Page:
An additional conversation that I found particularly useful was how to navigate a situation where people change how they treat you because you have received a promotion and are now at a higher level within the industry, like when Yamin became artistic director. I learnt that you’ve got to understand that it comes with the territory and you’ve got to let go of the feeling that you were ignored until perceived as useful to someone. Instead you embrace it as something that makes your job easier. I say this as a melanated woman in the arts sector — my experiences aren’t always taken seriously (not sure why) but, having the title I have now, external colleagues in the industry view this as a validator of my existence in creative spaces and actively listen to my point of view. Paraphrased from Yamin’s perspective: working in a subsidised venue, we are publicly funded, so personal feelings have to be set aside to better serve our communities by expanding our network as far as possible.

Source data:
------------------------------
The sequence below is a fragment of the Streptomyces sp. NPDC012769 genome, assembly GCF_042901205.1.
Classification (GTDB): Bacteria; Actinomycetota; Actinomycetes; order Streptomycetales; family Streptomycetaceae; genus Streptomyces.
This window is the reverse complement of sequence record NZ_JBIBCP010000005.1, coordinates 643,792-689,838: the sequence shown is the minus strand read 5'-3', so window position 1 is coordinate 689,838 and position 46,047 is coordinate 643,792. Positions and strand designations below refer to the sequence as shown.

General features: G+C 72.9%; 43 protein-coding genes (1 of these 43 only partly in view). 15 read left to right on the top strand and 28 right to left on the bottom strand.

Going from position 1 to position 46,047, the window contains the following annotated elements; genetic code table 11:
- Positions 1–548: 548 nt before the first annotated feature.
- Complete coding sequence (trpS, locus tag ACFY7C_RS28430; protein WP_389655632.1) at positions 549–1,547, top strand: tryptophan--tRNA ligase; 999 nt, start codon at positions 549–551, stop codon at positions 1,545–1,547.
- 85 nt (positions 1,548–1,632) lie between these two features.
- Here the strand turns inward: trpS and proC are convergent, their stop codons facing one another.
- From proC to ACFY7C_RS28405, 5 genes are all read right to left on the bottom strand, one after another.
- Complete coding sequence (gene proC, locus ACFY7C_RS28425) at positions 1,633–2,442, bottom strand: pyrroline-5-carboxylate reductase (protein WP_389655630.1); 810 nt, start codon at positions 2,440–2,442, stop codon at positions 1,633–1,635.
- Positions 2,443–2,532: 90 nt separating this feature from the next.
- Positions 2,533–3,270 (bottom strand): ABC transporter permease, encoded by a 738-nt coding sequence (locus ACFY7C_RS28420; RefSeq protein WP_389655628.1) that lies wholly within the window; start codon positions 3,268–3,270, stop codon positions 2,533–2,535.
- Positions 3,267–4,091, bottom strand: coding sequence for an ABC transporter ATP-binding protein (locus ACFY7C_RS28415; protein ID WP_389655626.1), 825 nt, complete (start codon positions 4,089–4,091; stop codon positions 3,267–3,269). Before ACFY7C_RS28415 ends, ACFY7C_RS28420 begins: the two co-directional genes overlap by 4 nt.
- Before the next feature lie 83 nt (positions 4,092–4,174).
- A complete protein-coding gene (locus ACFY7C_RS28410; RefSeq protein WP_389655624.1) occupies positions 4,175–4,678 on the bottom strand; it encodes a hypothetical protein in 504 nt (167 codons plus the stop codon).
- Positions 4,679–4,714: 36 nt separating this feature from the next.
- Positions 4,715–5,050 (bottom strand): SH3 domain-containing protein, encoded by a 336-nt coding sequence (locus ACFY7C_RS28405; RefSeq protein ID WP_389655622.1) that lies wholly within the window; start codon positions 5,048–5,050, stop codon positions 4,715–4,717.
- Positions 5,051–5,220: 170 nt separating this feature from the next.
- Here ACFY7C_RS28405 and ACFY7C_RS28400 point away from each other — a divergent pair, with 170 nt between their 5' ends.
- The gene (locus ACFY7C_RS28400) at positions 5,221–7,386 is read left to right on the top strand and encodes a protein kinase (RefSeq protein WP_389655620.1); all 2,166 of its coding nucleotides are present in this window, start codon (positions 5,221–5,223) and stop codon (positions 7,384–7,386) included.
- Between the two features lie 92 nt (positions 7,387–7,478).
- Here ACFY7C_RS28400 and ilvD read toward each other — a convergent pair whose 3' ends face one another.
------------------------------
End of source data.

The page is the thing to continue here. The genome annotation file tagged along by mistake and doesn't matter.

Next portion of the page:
My takeaway from this day is to focus on asking myself the right questions and taking time to study the bigger picture and understand my tasks within it. I have a new understanding of why the right kind of support network is needed to surround myself with; they can work as a creative springboard for blue sky idea development or to guide with strategic planning of career steps. I’m pleased I took the time to switch things up and joined the London Cohort that day, I was able to continue building networks with the rest of the Leaders of Tomorrow group. There was also the added joy of returning to a building that holds memories for me — being a young girl growing up in the area and seeing the shows Hackney Empire put on, it was like coming full circle. This session solidified the power in trusting my instincts (usually informed by experience/gathered information); doing so leads to great happenings.

 

 

Justina Aina is an Actress, Assistant Producer at Royal Exchange Theatre in Manchester and also a Stage Manager. Originally hailing from London, she is of Nigerian heritage.